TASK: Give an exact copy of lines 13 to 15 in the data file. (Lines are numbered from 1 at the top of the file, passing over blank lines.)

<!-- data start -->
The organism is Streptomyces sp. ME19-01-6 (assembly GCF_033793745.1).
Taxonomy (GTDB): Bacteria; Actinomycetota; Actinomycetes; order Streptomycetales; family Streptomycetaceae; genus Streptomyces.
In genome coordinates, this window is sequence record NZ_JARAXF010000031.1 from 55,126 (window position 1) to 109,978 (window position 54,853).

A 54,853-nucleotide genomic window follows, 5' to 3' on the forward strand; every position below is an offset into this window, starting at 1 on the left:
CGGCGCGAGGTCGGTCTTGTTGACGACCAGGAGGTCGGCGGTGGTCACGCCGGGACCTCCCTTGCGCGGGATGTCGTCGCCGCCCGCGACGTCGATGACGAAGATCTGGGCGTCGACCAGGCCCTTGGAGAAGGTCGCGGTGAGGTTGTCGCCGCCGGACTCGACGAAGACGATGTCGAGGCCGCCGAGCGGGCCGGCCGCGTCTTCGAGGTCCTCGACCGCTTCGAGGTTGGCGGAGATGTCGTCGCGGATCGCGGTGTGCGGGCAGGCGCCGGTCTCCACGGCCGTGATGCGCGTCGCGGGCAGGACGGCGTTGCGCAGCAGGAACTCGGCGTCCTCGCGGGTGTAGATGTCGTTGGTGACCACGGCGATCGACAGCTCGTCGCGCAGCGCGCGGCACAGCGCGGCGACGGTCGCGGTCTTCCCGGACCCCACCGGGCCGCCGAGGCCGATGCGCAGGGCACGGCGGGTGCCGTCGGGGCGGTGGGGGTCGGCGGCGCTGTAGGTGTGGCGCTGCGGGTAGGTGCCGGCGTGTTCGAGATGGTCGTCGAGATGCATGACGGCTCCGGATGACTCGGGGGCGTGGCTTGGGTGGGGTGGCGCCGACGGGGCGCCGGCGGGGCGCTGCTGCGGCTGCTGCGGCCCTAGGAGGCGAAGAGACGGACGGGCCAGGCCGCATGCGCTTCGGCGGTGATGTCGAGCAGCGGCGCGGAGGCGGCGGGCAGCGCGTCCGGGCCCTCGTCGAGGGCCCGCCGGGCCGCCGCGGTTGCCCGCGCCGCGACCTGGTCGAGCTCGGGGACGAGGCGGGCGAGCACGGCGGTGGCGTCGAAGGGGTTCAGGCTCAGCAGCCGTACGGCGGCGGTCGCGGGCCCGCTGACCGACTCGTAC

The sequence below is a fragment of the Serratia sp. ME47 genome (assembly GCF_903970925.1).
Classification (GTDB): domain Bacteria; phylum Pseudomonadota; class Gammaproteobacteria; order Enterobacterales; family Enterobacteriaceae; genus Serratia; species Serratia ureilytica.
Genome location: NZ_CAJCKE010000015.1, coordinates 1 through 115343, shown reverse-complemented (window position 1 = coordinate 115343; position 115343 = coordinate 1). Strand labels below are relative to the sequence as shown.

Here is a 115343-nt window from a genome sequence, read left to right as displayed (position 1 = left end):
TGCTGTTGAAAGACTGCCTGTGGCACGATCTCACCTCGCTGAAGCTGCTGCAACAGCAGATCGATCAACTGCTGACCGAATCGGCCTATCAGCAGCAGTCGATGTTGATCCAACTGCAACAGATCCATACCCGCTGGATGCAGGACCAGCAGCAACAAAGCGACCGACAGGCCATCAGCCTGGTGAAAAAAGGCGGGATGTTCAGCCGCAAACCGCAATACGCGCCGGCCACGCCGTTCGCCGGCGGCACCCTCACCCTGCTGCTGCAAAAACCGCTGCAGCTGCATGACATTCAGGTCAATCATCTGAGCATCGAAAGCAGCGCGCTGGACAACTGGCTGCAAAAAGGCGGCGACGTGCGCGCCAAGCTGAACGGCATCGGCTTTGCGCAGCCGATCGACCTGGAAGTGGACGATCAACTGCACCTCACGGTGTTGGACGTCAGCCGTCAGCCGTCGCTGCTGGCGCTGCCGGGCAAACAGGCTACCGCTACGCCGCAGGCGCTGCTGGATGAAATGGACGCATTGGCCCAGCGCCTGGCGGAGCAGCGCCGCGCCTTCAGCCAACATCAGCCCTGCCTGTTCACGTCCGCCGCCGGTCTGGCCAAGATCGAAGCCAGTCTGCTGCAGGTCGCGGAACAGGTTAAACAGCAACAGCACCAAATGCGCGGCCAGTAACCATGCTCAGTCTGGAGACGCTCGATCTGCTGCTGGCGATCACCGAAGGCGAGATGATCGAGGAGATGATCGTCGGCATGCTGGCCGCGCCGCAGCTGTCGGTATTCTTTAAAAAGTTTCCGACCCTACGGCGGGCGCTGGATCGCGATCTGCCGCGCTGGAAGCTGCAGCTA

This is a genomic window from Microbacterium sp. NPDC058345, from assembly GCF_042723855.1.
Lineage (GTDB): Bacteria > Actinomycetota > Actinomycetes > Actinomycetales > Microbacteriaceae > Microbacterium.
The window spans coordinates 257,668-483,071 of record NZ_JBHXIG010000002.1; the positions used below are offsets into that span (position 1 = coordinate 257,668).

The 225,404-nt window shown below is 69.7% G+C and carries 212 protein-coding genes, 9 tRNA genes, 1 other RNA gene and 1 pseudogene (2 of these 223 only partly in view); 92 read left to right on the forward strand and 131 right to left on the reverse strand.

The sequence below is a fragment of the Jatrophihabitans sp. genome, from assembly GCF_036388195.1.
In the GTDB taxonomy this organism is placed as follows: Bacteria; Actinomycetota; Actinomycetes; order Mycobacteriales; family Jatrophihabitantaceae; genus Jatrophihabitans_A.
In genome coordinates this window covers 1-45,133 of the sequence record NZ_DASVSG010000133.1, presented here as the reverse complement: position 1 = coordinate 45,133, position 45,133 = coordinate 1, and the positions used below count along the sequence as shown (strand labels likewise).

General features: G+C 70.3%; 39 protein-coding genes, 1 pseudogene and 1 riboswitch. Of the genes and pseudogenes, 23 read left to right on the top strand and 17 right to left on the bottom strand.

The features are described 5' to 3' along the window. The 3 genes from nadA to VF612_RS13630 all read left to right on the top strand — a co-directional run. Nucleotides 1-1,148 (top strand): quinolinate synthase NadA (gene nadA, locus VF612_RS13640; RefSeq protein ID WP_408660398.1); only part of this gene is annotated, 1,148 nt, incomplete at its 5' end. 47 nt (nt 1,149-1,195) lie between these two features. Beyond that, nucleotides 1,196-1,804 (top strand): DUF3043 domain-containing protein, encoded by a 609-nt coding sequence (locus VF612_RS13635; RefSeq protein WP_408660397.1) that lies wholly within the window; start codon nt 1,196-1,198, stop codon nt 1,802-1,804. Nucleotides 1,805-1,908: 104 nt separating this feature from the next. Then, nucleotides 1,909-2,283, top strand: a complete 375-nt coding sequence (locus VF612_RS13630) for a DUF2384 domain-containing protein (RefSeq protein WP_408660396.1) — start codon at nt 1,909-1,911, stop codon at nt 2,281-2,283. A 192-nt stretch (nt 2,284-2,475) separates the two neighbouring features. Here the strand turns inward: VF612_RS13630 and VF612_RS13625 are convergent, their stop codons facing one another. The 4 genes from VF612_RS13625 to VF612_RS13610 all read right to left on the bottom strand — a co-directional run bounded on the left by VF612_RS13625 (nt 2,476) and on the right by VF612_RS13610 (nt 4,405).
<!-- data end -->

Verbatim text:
The window spans coordinates 257,668-483,071 of record NZ_JBHXIG010000002.1; the positions used below are offsets into that span (position 1 = coordinate 257,668).

The 225,404-nt window shown below is 69.7% G+C and carries 212 protein-coding genes, 9 tRNA genes, 1 other RNA gene and 1 pseudogene (2 of these 223 only partly in view); 92 read left to right on the forward strand and 131 right to left on the reverse strand.

The sequence below is a fragment of the Jatrophihabitans sp. genome, from assembly GCF_036388195.1.